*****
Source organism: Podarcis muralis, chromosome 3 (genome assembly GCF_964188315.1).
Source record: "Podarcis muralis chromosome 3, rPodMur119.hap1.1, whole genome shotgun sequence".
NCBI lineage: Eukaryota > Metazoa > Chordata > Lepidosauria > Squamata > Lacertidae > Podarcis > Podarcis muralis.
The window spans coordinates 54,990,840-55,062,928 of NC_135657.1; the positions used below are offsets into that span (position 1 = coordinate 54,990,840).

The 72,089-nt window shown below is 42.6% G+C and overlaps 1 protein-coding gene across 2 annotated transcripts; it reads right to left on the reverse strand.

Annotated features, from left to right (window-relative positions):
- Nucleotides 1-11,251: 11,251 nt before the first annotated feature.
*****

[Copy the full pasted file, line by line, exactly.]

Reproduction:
Source organism: Podarcis muralis, chromosome 3 (genome assembly GCF_964188315.1).
Source record: "Podarcis muralis chromosome 3, rPodMur119.hap1.1, whole genome shotgun sequence".
NCBI lineage: Eukaryota > Metazoa > Chordata > Lepidosauria > Squamata > Lacertidae > Podarcis > Podarcis muralis.
The window spans coordinates 54,990,840-55,062,928 of NC_135657.1; the positions used below are offsets into that span (position 1 = coordinate 54,990,840).

The 72,089-nt window shown below is 42.6% G+C and overlaps 1 protein-coding gene across 2 annotated transcripts; it reads right to left on the reverse strand.

Annotated features, from left to right (window-relative positions):
- Nucleotides 1-11,251: 11,251 nt before the first annotated feature.